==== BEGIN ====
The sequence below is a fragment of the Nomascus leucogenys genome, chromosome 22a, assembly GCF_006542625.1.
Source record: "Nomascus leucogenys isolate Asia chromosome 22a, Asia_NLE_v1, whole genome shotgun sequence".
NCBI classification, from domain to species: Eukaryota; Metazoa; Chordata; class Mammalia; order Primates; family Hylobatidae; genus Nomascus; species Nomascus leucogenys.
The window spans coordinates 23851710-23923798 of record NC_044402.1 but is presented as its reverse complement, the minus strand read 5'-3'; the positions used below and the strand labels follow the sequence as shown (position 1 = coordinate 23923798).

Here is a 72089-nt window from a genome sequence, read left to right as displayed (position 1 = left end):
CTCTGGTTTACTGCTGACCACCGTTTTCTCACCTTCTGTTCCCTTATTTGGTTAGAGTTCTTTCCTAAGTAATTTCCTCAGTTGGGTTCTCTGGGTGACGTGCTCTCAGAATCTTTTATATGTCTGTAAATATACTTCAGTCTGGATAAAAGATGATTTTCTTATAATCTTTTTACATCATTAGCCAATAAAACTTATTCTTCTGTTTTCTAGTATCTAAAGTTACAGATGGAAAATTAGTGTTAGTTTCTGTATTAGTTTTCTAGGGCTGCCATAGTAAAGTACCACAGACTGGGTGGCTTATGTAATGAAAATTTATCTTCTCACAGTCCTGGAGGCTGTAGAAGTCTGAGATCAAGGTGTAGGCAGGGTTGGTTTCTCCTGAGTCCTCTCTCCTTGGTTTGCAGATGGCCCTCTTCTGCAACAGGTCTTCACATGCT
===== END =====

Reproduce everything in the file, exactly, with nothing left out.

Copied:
The sequence below is a fragment of the Nomascus leucogenys genome, chromosome 22a, assembly GCF_006542625.1.
Source record: "Nomascus leucogenys isolate Asia chromosome 22a, Asia_NLE_v1, whole genome shotgun sequence".
NCBI classification, from domain to species: Eukaryota; Metazoa; Chordata; class Mammalia; order Primates; family Hylobatidae; genus Nomascus; species Nomascus leucogenys.
The window spans coordinates 23851710-23923798 of record NC_044402.1 but is presented as its reverse complement, the minus strand read 5'-3'; the positions used below and the strand labels follow the sequence as shown (position 1 = coordinate 23923798).

Here is a 72089-nt window from a genome sequence, read left to right as displayed (position 1 = left end):
CTCTGGTTTACTGCTGACCACCGTTTTCTCACCTTCTGTTCCCTTATTTGGTTAGAGTTCTTTCCTAAGTAATTTCCTCAGTTGGGTTCTCTGGGTGACGTGCTCTCAGAATCTTTTATATGTCTGTAAATATACTTCAGTCTGGATAAAAGATGATTTTCTTATAATCTTTTTACATCATTAGCCAATAAAACTTATTCTTCTGTTTTCTAGTATCTAAAGTTACAGATGGAAAATTAGTGTTAGTTTCTGTATTAGTTTTCTAGGGCTGCCATAGTAAAGTACCACAGACTGGGTGGCTTATGTAATGAAAATTTATCTTCTCACAGTCCTGGAGGCTGTAGAAGTCTGAGATCAAGGTGTAGGCAGGGTTGGTTTCTCCTGAGTCCTCTCTCCTTGGTTTGCAGATGGCCCTCTTCTGCAACAGGTCTTCACATGCT